Emergency crews arriving at about 2 p.m. said injuries ranged from lacerations to stab wounds, Baltimore Fire Chief Kevin Cartwright said.

Paramedics had to wait briefly until corrections officers were able to secure the yard before they could treat the injured, Chief Cartwright said.

Prison officials said three inmates were rushed to local hospitals with serious injuries.

Details about the cause of the disturbance were not available, but it involved several groups of inmates, some of whom were armed with homemade weapons, Maj. Doggett said. No corrections personnel were injured.

The facility will remain on indefinite lockdown, and the emergency operations command center has been activated, which is normal operating procedure, she said. The entire facility, including cells, will be searched for contraband. All inmates were returned to their housing area by yesterday afternoon.


Four fire victims to be buried today

The funeral for four victims who died last week in a fast-moving fire that torched their East Baltimore row house will be buried today, a funeral home official said.

William Curtis Hyman, 66, Domonic Thompson, 27, Tashon Thomas, 16 and Davonta Witherspoon, 13, will be buried together at Israel Baptist Church this morning, said Victor March of March Funeral Home.

The Medical Examiner’s Office in Baltimore didn’t complete identifications of the bodies until 10 days after the May 22 fire when six persons died and seven were injured. Mr. Thompson later died of his injuries, and his cousin and the family matriarch, Deneen Thomas, 45, is still in the hospital recovering from her injuries.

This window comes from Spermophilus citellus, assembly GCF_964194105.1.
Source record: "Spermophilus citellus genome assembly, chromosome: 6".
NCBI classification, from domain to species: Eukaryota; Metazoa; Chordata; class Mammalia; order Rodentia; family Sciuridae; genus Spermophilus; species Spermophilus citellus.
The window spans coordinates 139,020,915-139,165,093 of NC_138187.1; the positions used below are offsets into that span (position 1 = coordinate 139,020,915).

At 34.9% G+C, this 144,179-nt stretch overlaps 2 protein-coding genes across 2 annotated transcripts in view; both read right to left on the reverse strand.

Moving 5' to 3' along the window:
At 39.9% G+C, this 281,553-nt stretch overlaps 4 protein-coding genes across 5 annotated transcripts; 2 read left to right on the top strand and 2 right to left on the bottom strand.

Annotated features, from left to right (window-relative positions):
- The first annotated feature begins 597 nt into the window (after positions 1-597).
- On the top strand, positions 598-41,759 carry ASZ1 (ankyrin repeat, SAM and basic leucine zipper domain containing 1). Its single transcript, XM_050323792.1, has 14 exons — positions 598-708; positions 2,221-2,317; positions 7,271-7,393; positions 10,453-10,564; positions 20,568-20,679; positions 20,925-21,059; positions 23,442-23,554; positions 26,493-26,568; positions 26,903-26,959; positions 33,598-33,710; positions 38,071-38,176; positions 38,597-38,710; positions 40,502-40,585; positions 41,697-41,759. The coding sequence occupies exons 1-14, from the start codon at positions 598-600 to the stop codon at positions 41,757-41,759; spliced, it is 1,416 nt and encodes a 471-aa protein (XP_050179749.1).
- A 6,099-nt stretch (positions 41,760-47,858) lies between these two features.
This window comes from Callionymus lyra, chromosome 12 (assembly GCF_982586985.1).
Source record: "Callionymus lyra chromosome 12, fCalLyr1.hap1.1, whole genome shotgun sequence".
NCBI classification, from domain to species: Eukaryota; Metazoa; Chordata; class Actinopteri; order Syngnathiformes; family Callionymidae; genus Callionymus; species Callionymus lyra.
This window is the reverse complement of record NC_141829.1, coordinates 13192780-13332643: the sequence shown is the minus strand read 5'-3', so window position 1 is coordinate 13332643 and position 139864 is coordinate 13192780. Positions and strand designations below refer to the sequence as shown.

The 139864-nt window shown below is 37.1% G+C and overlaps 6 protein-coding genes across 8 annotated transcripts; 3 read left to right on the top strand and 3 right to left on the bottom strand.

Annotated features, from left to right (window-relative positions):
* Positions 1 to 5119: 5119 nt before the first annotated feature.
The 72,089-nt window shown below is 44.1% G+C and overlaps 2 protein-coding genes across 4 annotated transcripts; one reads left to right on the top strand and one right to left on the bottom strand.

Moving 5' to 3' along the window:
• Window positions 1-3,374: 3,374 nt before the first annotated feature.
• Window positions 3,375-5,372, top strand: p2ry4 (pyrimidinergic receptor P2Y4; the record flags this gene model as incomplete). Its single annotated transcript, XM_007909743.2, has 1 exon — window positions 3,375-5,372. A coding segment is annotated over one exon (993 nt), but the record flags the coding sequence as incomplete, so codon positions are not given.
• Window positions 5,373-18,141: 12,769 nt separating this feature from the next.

Oneika Ellis, 27, made a surprise appearance at her 7-year-old son’s funeral Tuesday, temporarily leaving the hospital in an ambulance and using a wheelchair to roll down to her son’s white casket with her arms still bandaged.

She was returned to the hospital after briefly looking at her son, MarQuis Ellis, and she is still receiving treatment for her injuries. NiJuan Thomas, 3, was also buried this week.

Fire officials said they still had not determined the fire’s cause, although they think it started in a first-floor bedroom, where someone might have been smoking on a couch.

Another funeral is planned Tuesday for Melvin Beckett, 13, Davonta’s best friend, Mr. March said.


Escape attempt delays start of trial

A raucous courtroom escape attempt prompted a judge yesterday to indefinitely postpone the trial of a state prison inmate charged with killing a correctional officer.

Howard County Circuit Judge Dennis M. Sweeney also said he is considering recusing himself to avoid any appeals based on his role in the melee that left two prospective jurors and two sheriff’s deputies slightly injured Thursday during jury selection.

Judge Sweeney’s decision to start over with a new jury pool will likely delay until at least September the first-degree murder and kidnapping trial of Brandon T. Morris, 21, of Baltimore.

Mr. Morris is accused of fatally shooting guard Jeffery Wroten, 44, of Martinsburg, W.Va., during his escape from custody at Washington County Hospital in Hagerstown last year. Mr. Wroten, who worked at the nearby medium-security Roxbury Correctional Institution, was guarding Mr. Morris’ hospital room.

Yesterday morning, Judge Sweeney halted the jury-selection process and discharged the 140 potential jurors who had already completed written questionnaires.

From wire dispatches and staff reports